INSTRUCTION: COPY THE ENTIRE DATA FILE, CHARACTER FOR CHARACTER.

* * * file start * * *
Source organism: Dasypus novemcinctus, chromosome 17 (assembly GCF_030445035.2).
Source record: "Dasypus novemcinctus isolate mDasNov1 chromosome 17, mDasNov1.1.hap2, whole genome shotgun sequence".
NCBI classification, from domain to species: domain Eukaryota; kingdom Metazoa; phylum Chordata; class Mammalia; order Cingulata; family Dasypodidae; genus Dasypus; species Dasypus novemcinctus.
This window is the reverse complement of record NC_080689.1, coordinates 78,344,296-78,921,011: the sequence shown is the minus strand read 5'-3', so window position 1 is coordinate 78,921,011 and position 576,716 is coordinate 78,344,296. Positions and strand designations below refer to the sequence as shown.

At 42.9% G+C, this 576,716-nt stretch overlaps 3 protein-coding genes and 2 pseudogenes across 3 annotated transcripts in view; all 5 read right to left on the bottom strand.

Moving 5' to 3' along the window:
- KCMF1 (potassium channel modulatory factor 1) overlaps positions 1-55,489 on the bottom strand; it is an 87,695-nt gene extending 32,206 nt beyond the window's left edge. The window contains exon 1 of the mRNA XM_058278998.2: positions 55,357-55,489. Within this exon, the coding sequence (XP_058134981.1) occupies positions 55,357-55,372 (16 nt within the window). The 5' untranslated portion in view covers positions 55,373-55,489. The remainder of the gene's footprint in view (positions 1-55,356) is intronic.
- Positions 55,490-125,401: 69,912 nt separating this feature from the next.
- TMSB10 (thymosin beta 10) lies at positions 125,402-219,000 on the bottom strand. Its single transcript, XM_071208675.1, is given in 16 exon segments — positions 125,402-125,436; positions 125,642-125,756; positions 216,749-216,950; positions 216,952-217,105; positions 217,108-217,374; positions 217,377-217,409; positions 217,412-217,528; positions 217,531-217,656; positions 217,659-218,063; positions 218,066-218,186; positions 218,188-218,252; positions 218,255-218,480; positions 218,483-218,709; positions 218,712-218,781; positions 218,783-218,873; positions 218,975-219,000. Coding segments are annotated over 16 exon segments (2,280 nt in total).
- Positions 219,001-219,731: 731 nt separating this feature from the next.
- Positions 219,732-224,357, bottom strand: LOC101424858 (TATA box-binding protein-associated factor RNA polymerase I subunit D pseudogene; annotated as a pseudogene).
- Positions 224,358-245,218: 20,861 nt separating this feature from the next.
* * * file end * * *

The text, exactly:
Source organism: Dasypus novemcinctus, chromosome 17 (assembly GCF_030445035.2).
Source record: "Dasypus novemcinctus isolate mDasNov1 chromosome 17, mDasNov1.1.hap2, whole genome shotgun sequence".
NCBI classification, from domain to species: domain Eukaryota; kingdom Metazoa; phylum Chordata; class Mammalia; order Cingulata; family Dasypodidae; genus Dasypus; species Dasypus novemcinctus.
This window is the reverse complement of record NC_080689.1, coordinates 78,344,296-78,921,011: the sequence shown is the minus strand read 5'-3', so window position 1 is coordinate 78,921,011 and position 576,716 is coordinate 78,344,296. Positions and strand designations below refer to the sequence as shown.

At 42.9% G+C, this 576,716-nt stretch overlaps 3 protein-coding genes and 2 pseudogenes across 3 annotated transcripts in view; all 5 read right to left on the bottom strand.

Moving 5' to 3' along the window:
- KCMF1 (potassium channel modulatory factor 1) overlaps positions 1-55,489 on the bottom strand; it is an 87,695-nt gene extending 32,206 nt beyond the window's left edge. The window contains exon 1 of the mRNA XM_058278998.2: positions 55,357-55,489. Within this exon, the coding sequence (XP_058134981.1) occupies positions 55,357-55,372 (16 nt within the window). The 5' untranslated portion in view covers positions 55,373-55,489. The remainder of the gene's footprint in view (positions 1-55,356) is intronic.
- Positions 55,490-125,401: 69,912 nt separating this feature from the next.
- TMSB10 (thymosin beta 10) lies at positions 125,402-219,000 on the bottom strand. Its single transcript, XM_071208675.1, is given in 16 exon segments — positions 125,402-125,436; positions 125,642-125,756; positions 216,749-216,950; positions 216,952-217,105; positions 217,108-217,374; positions 217,377-217,409; positions 217,412-217,528; positions 217,531-217,656; positions 217,659-218,063; positions 218,066-218,186; positions 218,188-218,252; positions 218,255-218,480; positions 218,483-218,709; positions 218,712-218,781; positions 218,783-218,873; positions 218,975-219,000. Coding segments are annotated over 16 exon segments (2,280 nt in total).
- Positions 219,001-219,731: 731 nt separating this feature from the next.
- Positions 219,732-224,357, bottom strand: LOC101424858 (TATA box-binding protein-associated factor RNA polymerase I subunit D pseudogene; annotated as a pseudogene).
- Positions 224,358-245,218: 20,861 nt separating this feature from the next.